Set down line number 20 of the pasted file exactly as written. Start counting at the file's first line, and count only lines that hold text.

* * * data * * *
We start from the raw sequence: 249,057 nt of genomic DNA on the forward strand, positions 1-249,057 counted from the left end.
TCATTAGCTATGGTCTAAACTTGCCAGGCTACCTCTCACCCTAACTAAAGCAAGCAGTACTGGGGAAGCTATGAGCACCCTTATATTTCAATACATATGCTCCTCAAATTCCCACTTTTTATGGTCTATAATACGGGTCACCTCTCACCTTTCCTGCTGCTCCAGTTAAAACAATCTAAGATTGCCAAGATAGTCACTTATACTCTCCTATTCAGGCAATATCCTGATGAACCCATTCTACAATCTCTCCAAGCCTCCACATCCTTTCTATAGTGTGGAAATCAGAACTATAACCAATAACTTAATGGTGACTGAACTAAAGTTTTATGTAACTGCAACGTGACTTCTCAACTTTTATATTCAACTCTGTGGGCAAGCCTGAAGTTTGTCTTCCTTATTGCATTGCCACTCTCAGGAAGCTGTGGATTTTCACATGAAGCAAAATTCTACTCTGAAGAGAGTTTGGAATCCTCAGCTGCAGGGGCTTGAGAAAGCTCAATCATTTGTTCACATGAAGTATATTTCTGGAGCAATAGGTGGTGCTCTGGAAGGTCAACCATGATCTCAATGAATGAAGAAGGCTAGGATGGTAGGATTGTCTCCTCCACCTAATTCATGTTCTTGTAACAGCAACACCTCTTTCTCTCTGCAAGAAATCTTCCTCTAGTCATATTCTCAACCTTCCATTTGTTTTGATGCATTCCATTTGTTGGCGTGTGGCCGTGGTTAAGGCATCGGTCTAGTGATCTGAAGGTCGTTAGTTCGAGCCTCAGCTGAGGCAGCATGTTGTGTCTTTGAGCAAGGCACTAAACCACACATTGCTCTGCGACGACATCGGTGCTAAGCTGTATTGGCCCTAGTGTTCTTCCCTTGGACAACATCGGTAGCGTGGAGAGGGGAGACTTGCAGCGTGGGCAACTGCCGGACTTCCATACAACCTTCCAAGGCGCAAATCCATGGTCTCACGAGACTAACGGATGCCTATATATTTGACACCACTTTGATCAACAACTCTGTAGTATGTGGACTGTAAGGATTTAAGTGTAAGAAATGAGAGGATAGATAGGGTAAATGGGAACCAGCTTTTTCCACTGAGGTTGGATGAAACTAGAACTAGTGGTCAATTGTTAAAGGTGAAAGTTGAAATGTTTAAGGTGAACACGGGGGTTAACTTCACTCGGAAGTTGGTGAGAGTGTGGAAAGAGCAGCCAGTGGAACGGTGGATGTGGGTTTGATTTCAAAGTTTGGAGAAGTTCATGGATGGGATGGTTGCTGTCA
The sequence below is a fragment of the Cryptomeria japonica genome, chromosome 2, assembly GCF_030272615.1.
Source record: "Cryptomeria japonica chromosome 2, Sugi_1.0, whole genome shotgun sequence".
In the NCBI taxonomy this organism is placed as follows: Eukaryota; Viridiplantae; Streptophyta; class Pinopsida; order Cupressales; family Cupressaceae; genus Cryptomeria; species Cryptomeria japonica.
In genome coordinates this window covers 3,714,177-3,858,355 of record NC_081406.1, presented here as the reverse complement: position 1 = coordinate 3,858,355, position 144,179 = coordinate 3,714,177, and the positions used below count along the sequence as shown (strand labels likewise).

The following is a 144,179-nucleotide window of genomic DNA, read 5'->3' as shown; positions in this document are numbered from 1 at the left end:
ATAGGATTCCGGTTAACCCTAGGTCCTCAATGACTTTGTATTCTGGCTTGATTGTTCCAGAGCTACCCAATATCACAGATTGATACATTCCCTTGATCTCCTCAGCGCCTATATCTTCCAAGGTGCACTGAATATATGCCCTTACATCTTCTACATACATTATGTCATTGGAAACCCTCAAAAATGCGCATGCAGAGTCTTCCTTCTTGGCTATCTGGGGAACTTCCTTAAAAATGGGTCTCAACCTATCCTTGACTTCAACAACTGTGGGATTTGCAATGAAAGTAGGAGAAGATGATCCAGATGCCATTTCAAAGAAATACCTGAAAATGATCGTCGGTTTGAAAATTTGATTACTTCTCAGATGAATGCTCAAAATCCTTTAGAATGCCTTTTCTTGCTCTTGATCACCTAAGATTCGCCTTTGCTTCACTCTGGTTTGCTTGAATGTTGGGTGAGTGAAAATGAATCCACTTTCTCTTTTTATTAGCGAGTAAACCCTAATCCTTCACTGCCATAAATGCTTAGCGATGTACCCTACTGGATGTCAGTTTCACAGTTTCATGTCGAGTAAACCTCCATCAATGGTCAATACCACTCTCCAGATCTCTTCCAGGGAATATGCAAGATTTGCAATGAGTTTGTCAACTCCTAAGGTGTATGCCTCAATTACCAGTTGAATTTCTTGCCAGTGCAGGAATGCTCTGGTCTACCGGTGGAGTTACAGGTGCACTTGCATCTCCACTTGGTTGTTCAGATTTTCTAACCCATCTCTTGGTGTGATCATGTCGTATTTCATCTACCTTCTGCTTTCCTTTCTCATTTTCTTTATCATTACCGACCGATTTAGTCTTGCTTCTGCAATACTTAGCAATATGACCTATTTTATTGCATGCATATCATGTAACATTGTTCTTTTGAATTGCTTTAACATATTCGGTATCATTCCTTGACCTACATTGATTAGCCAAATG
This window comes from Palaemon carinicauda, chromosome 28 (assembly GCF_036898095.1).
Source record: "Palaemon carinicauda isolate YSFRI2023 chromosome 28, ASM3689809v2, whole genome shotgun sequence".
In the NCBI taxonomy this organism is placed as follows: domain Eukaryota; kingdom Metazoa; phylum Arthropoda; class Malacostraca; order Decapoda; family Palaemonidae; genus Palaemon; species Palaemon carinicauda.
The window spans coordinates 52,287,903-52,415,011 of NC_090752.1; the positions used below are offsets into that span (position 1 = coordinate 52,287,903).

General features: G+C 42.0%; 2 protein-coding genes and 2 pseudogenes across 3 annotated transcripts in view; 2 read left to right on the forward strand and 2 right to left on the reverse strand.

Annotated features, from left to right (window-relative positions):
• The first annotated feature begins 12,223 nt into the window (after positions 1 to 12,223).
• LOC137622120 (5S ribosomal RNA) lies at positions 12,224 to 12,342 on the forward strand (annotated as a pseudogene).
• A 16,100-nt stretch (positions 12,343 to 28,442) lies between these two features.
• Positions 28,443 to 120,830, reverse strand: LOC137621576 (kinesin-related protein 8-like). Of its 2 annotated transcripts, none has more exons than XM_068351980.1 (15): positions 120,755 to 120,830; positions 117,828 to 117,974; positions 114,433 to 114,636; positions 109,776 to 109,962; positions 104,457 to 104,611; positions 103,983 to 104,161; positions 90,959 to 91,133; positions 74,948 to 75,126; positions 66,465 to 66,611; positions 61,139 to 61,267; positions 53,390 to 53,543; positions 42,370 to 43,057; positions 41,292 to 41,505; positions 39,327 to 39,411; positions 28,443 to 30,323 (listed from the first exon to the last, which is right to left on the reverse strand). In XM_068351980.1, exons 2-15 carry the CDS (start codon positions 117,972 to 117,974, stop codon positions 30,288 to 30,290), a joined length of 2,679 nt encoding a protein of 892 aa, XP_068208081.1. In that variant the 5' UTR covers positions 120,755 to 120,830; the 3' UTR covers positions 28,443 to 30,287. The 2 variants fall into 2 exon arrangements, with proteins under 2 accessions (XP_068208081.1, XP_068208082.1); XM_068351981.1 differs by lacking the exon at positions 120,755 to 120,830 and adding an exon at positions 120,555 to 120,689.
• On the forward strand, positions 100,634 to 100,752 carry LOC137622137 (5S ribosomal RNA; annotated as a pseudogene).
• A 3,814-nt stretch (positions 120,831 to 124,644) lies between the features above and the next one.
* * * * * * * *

• A 3,814-nt stretch (positions 120,831 to 124,644) lies between the features above and the next one.